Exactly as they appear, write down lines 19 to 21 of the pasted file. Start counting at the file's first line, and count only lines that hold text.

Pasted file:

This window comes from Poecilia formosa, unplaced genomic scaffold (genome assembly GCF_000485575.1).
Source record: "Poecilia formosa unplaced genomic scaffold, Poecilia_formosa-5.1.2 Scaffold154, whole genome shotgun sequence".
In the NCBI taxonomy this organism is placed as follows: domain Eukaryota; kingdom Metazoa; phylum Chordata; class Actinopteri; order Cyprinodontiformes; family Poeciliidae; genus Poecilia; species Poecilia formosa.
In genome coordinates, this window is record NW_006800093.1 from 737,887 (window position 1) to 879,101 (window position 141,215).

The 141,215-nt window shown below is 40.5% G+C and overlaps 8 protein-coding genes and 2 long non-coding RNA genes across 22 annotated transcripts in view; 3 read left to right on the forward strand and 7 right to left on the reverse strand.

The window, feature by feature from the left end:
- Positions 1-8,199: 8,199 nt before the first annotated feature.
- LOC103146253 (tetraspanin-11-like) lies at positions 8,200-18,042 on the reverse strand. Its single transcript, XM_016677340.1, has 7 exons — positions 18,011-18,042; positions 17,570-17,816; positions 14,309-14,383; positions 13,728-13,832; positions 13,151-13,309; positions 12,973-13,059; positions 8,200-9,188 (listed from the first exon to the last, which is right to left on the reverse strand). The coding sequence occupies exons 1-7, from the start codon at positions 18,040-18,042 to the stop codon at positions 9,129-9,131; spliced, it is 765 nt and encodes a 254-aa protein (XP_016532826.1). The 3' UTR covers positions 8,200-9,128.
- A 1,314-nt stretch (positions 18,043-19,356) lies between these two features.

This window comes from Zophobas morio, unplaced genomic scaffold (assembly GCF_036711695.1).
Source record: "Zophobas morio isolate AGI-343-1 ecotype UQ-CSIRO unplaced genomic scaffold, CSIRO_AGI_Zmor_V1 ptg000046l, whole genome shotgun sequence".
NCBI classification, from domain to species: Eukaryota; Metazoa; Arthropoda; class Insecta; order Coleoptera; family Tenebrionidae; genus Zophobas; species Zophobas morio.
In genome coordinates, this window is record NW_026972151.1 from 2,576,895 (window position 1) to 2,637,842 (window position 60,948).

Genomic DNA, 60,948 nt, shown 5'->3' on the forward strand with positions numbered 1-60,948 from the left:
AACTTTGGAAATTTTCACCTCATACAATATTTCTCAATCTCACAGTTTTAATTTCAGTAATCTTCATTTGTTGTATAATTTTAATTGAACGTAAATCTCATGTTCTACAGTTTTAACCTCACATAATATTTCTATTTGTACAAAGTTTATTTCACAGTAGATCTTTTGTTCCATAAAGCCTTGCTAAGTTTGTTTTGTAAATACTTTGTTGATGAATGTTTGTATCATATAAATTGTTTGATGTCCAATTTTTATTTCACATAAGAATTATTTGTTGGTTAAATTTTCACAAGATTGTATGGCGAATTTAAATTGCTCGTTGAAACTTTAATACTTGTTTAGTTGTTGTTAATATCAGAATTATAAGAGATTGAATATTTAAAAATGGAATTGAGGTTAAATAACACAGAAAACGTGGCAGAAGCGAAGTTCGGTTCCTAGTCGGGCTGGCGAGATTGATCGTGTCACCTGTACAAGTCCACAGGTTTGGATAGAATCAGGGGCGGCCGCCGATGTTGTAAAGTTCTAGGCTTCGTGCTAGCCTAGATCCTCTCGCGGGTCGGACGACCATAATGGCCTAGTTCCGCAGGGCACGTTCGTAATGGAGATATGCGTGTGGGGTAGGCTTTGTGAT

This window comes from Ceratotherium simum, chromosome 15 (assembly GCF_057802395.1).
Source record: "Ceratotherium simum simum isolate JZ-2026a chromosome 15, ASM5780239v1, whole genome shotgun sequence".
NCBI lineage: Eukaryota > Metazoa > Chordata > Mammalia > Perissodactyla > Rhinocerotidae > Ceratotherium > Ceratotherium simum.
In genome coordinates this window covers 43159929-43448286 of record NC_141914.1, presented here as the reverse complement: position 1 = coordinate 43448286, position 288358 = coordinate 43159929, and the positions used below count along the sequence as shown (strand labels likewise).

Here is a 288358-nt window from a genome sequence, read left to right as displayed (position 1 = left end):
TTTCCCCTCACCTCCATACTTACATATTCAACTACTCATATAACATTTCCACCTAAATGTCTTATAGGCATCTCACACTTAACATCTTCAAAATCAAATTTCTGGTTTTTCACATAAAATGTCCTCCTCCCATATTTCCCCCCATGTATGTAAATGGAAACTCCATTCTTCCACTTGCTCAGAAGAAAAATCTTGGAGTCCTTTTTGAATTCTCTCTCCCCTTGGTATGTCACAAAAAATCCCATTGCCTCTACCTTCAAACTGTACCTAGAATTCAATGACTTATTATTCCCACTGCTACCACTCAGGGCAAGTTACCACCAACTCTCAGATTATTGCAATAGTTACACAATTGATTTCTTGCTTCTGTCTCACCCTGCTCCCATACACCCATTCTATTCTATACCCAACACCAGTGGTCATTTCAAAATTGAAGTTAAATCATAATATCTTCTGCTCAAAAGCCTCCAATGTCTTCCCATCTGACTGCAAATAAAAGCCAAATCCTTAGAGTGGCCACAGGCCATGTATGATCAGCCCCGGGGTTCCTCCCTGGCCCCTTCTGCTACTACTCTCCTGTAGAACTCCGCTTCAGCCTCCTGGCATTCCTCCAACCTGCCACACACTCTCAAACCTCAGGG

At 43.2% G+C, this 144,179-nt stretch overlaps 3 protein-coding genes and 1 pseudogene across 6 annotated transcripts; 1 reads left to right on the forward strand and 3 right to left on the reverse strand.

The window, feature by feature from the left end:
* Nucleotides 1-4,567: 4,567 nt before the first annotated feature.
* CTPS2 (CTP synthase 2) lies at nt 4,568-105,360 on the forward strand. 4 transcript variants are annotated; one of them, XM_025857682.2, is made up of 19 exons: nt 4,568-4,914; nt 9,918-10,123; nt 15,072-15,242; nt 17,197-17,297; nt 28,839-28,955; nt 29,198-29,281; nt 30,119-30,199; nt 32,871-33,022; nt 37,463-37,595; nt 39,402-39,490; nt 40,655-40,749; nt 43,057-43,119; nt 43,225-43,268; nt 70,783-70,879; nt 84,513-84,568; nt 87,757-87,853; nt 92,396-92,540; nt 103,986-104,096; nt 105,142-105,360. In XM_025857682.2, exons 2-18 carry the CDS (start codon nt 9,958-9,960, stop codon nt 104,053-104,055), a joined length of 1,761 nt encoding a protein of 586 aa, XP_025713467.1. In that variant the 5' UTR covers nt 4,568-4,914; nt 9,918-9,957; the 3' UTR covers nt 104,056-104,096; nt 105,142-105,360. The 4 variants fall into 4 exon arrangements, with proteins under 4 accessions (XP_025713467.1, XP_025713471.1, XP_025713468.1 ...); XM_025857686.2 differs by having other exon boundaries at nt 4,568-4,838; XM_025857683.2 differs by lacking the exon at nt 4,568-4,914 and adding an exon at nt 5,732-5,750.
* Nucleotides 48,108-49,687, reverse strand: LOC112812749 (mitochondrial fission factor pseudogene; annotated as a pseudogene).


In genome coordinates this window covers 43159929-43448286 of record NC_141914.1, presented here as the reverse complement: position 1 = coordinate 43448286, position 288358 = coordinate 43159929, and the positions used below count along the sequence as shown (strand labels likewise).

Here is a 288358-nt window from a genome sequence, read left to right as displayed (position 1 = left end):
TTTCCCCTCACCTCCATACTTACATATTCAACTACTCATATAACATTTCCACCTAAATGTCTTATAGGCATCTCACACTTAACATCTTCAAAATCAAATTTCTGGTTTTTCACATAAAATGTCCTCCTCCCATATTTCCCCCCATGTATGTAAATGGAAACTCCATTCTTCCACTTGCTCAGAAGAAAAATCTTGGAGTCCTTTTTGAATTCTCTCTCCCCTTGGTATGTCACAAAAAATCCCATTGCCTCTACCTTCAAACTGTACCTAGAATTCAATGACTTATTATTCCCACTGCTACCACTCAGGGCAAGTTACCACCAACTCTCAGATTATTGCAATAGTTACACAATTGATTTCTTGCTTCTGTCTCACCCTGCTCCCATACACCCATTCTATTCTATACCCAACACCAGTGGTCATTTCAAAATTGAAGTTAAATCATAATATCTTCTGCTCAAAAGCCTCCAATGTCTTCCCATCTGACTGCAAATAAAAGCCAAATCCTTAGAGTGGCCACAGGCCATGTATGATCAGCCCCGGGGTTCCTCCCTGGCCCCTTCTGCTACTACTCTCCTGTAGAACTCCGCTTCAGCCTCCTGGCATTCCTCCAACCTGCCACACACTCTCAAACCTCAGGG